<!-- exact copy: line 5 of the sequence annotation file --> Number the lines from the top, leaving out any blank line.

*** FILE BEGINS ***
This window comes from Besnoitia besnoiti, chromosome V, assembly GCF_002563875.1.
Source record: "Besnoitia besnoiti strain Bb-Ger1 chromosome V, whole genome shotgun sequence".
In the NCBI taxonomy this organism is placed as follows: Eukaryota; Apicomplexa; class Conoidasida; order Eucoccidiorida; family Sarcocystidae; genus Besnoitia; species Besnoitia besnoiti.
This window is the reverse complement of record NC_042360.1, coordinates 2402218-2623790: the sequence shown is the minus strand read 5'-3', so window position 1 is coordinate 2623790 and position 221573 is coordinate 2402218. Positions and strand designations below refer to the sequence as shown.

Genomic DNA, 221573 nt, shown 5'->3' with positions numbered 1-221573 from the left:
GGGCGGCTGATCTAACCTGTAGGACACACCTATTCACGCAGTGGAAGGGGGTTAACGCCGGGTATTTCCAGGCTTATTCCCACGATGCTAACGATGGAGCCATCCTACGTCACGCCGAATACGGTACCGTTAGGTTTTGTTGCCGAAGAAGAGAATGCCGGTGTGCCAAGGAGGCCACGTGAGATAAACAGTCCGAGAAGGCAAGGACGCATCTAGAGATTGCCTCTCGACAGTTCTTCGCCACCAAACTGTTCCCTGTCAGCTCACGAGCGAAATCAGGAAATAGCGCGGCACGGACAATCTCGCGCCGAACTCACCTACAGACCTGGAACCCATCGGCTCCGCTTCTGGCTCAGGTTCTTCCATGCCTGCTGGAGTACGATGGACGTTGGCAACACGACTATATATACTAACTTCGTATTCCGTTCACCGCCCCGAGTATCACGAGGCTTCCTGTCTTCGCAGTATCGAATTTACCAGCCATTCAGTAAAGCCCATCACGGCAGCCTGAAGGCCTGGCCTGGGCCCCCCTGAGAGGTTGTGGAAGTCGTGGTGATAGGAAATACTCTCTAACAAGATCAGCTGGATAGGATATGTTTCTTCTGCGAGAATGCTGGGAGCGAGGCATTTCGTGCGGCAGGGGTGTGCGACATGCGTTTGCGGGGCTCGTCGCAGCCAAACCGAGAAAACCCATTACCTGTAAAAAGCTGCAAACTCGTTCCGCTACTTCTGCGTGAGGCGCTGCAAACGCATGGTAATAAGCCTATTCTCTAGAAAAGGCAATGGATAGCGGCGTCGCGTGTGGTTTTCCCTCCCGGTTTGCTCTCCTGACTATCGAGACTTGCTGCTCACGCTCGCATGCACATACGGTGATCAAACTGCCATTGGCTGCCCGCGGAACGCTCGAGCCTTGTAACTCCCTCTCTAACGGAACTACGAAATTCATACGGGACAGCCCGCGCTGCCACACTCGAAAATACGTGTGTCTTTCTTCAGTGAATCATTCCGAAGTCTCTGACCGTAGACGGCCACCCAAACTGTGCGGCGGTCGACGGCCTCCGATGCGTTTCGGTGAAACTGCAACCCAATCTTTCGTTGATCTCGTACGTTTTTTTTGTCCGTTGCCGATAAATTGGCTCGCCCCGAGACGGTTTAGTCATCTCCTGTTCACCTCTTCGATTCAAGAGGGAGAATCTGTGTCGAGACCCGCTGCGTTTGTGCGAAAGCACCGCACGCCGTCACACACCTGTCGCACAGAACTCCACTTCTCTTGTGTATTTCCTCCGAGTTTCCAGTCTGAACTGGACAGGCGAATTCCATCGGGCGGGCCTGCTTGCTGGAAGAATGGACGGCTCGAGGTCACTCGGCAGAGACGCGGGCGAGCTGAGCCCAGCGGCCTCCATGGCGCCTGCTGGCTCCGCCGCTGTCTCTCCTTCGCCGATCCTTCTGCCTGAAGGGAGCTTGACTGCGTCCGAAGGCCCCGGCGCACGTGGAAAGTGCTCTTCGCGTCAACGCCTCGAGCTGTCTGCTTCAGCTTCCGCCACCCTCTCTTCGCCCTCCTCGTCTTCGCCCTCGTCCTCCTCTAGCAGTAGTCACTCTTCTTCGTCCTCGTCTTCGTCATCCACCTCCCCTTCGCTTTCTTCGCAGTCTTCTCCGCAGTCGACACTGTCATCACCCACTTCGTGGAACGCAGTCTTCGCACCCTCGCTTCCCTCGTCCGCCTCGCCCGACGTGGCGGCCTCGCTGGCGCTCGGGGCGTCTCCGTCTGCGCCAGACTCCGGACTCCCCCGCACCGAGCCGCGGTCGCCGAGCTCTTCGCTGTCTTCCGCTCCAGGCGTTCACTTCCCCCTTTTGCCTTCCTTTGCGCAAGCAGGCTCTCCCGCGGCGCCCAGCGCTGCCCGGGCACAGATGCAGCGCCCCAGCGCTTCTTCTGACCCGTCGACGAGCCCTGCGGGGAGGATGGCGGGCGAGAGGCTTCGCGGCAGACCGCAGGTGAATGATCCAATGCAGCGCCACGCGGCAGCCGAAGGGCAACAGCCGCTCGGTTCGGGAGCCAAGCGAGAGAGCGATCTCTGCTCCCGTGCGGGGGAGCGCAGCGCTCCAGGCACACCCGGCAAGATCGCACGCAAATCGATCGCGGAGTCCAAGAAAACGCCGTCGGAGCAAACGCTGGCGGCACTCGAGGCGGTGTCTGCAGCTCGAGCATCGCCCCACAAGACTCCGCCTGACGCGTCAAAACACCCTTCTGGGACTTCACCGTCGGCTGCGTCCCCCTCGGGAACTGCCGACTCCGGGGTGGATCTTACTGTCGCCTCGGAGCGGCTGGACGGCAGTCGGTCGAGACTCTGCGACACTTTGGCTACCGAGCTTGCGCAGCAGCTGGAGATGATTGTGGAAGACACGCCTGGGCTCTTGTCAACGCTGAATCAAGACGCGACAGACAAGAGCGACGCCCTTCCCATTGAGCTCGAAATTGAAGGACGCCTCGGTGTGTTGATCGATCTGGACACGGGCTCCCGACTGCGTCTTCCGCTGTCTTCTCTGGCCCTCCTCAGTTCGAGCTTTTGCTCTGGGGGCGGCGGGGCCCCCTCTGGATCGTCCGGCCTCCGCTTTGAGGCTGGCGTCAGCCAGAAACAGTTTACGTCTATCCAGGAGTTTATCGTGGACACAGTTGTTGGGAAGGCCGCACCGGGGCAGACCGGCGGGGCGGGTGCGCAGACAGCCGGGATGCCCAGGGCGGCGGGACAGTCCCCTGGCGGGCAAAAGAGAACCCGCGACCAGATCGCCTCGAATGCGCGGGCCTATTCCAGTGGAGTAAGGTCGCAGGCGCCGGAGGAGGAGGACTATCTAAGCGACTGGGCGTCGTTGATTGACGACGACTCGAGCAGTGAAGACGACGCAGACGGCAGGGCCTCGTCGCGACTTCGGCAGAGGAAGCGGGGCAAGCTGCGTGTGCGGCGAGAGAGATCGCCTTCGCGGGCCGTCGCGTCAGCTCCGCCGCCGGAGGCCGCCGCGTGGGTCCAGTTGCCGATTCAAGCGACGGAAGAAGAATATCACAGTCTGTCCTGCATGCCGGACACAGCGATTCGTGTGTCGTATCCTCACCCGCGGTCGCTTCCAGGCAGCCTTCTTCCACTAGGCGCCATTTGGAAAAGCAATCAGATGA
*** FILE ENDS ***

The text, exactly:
Genomic DNA, 221573 nt, shown 5'->3' with positions numbered 1-221573 from the left: